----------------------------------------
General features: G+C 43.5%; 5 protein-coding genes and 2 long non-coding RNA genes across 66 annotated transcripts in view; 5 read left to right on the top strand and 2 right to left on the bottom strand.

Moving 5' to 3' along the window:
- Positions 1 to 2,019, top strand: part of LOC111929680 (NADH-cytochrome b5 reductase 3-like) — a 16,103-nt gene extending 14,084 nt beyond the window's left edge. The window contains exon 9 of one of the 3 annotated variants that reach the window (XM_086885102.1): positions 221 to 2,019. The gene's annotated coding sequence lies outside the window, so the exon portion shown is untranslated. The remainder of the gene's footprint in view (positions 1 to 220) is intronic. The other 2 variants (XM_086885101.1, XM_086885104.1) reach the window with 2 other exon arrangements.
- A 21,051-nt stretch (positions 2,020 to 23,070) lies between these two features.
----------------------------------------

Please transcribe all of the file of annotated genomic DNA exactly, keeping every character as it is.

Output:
General features: G+C 43.5%; 5 protein-coding genes and 2 long non-coding RNA genes across 66 annotated transcripts in view; 5 read left to right on the top strand and 2 right to left on the bottom strand.

Moving 5' to 3' along the window:
- Positions 1 to 2,019, top strand: part of LOC111929680 (NADH-cytochrome b5 reductase 3-like) — a 16,103-nt gene extending 14,084 nt beyond the window's left edge. The window contains exon 9 of one of the 3 annotated variants that reach the window (XM_086885102.1): positions 221 to 2,019. The gene's annotated coding sequence lies outside the window, so the exon portion shown is untranslated. The remainder of the gene's footprint in view (positions 1 to 220) is intronic. The other 2 variants (XM_086885101.1, XM_086885104.1) reach the window with 2 other exon arrangements.
- A 21,051-nt stretch (positions 2,020 to 23,070) lies between these two features.